by Lilia Maliar, John B. Taylorvia The National Bureau Of Economic Research
Tuesday, July 30, 2019

During the recent economic crisis, when nominal interest rates were at their effective lower bounds, central banks used forward guidance announcements about future policy rates to conduct their monetary policy. Many policymakers believe that forward guidance will remain in use after the end of the crisis; however, there is uncertainty about its effectiveness. 

Analysis and Commentary

Why Are Americans Much Richer Than Mexicans?

by Alvin Rabushkavia Thoughtful Ideas
Monday, July 29, 2019

According to the International Monetary Fund, per capita gross domestic product (GDP) in purchasing power parity (PPP) in the United States in 2017 was $59,495.  In Mexico, it was $19,480, 32.7% of that in the U.S.

Analysis and Commentary

Laura Ling On Sanctions On North Korea

by David R. Hendersonvia EconLog
Monday, July 29, 2019

“We don’t like living without electricity and water,” she went on. “We know we are not a rich country. But it is the United States that has put sanctions on us and has deprived us of these things. What did we ever do to the United States?” Paris wasn’t the only person I’d spoken with who blamed the U.S. sanctions for North Korea’s lack of electricity.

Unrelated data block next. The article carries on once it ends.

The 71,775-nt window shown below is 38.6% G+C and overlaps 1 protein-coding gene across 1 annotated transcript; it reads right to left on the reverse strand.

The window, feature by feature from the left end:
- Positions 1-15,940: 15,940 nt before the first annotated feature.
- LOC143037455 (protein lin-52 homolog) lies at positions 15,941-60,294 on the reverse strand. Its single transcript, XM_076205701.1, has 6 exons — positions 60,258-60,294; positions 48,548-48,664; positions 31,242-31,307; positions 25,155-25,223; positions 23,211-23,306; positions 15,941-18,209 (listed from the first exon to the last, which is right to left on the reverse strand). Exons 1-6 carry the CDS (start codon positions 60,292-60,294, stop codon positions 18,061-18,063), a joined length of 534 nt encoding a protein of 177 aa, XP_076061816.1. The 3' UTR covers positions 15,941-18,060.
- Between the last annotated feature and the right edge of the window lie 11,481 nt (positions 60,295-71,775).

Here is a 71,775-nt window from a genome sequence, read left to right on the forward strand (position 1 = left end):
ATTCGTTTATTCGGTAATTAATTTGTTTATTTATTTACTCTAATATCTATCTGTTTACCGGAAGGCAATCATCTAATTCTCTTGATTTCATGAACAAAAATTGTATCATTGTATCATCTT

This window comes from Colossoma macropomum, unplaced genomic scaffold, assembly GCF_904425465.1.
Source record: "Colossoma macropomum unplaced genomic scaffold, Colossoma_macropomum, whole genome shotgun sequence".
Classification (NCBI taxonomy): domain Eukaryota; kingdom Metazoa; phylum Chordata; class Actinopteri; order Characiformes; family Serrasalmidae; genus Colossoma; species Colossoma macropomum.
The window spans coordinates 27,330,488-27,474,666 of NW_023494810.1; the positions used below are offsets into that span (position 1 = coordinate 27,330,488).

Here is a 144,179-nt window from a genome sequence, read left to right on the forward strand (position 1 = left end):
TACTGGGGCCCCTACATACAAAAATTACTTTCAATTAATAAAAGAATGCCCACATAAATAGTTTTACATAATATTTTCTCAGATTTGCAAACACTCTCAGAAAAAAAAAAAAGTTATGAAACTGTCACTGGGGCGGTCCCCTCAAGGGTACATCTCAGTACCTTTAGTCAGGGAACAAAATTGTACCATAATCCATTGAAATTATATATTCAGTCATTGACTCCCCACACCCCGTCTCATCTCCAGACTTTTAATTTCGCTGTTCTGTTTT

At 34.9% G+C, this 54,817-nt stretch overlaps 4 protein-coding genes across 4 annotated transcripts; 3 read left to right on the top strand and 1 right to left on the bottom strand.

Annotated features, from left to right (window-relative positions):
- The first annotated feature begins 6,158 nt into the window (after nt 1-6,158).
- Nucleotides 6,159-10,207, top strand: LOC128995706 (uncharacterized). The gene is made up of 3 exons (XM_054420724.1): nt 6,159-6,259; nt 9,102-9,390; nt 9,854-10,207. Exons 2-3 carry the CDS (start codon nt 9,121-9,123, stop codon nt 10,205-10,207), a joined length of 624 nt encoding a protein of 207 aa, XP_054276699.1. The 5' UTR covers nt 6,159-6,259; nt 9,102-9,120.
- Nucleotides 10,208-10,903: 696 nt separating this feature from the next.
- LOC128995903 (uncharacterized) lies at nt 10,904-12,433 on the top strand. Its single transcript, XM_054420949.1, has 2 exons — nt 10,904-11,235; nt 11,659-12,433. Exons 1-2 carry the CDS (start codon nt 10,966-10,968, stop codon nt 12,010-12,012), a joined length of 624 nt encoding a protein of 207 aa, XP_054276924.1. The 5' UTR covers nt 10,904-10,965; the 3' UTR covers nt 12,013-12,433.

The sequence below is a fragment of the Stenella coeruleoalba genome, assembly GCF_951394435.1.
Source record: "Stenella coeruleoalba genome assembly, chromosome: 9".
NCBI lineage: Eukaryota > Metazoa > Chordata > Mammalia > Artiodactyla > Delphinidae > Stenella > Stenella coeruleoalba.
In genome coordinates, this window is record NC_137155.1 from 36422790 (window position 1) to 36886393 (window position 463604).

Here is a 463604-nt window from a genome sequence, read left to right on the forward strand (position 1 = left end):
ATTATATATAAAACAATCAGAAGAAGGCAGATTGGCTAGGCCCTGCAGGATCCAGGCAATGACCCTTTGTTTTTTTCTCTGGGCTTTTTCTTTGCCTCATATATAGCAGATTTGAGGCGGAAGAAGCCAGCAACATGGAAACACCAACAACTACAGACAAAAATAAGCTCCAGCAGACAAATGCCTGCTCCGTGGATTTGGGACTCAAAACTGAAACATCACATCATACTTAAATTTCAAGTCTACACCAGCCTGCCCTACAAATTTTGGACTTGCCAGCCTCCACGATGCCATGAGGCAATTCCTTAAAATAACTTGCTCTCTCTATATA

Interviews
Interviews

John Yoo Questions Whether The Nation Needs A Director Of National Intelligence

interview with John Yoovia Fox News
Monday, July 29, 2019

Hoover Institution fellow John Yoo discusses the nomination of Rep. John Ratcliffe to replace outgoing DNI Dan Coats. Yoo also questions the need for the National Intelligence Agency since we have so many other agencies working on national intelligence and security.

In the News
In the News

State Department 230th Anniversary Celebration

interview with George P. Shultz, Condoleezza Rice, Niall Ferguson, Henry A. Kissingervia C-SPAN
Monday, July 29, 2019

On July 27, 1789, the Department of State became the first US government executive branch department to be established. Hoover Institution fellows George Shultz, Condoleezza Rice, Niall Ferguson, and Henry Kissinger celebrate the 230th anniversary of the State Department. 

In the News

Review: How China Is Shaping California Skylines And American Democracy

featuring Larry Diamondvia Datebook (San Fransisco Chronicle)
Monday, July 22, 2019

Larry Diamond has studied democracy for 40 years. He’s seen governments in every conceivable state of health, and he’s not easily alarmed.

In the News

Did John Brennan Lie To Congress About 2016 Gang Of Eight Briefings?

quoting Victor Davis Hansonvia American Greatness
Monday, July 29, 2019